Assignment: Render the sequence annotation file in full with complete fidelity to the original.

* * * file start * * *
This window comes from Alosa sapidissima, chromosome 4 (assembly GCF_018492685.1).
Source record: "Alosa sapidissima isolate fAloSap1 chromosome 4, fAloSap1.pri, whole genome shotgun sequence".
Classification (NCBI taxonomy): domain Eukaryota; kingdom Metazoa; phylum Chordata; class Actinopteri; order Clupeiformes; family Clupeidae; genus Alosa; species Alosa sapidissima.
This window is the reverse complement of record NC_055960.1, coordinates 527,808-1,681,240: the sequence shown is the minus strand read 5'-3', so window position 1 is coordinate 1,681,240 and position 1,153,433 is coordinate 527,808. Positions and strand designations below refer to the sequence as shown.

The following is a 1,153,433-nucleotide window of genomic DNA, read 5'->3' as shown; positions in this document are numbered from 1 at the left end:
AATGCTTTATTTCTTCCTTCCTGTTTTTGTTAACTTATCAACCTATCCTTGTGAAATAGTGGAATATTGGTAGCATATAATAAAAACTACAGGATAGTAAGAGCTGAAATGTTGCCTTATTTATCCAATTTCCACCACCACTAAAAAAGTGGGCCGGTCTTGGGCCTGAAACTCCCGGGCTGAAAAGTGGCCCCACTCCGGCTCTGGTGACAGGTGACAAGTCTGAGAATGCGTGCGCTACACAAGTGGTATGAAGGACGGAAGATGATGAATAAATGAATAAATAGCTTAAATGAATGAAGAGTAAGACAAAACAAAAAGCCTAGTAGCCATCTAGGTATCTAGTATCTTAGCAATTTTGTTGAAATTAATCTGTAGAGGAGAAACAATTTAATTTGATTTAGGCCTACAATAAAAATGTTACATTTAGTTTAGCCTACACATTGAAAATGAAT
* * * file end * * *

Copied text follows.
This window comes from Alosa sapidissima, chromosome 4 (assembly GCF_018492685.1).
Source record: "Alosa sapidissima isolate fAloSap1 chromosome 4, fAloSap1.pri, whole genome shotgun sequence".
Classification (NCBI taxonomy): domain Eukaryota; kingdom Metazoa; phylum Chordata; class Actinopteri; order Clupeiformes; family Clupeidae; genus Alosa; species Alosa sapidissima.
This window is the reverse complement of record NC_055960.1, coordinates 527,808-1,681,240: the sequence shown is the minus strand read 5'-3', so window position 1 is coordinate 1,681,240 and position 1,153,433 is coordinate 527,808. Positions and strand designations below refer to the sequence as shown.

The following is a 1,153,433-nucleotide window of genomic DNA, read 5'->3' as shown; positions in this document are numbered from 1 at the left end:
AATGCTTTATTTCTTCCTTCCTGTTTTTGTTAACTTATCAACCTATCCTTGTGAAATAGTGGAATATTGGTAGCATATAATAAAAACTACAGGATAGTAAGAGCTGAAATGTTGCCTTATTTATCCAATTTCCACCACCACTAAAAAAGTGGGCCGGTCTTGGGCCTGAAACTCCCGGGCTGAAAAGTGGCCCCACTCCGGCTCTGGTGACAGGTGACAAGTCTGAGAATGCGTGCGCTACACAAGTGGTATGAAGGACGGAAGATGATGAATAAATGAATAAATAGCTTAAATGAATGAAGAGTAAGACAAAACAAAAAGCCTAGTAGCCATCTAGGTATCTAGTATCTTAGCAATTTTGTTGAAATTAATCTGTAGAGGAGAAACAATTTAATTTGATTTAGGCCTACAATAAAAATGTTACATTTAGTTTAGCCTACACATTGAAAATGAAT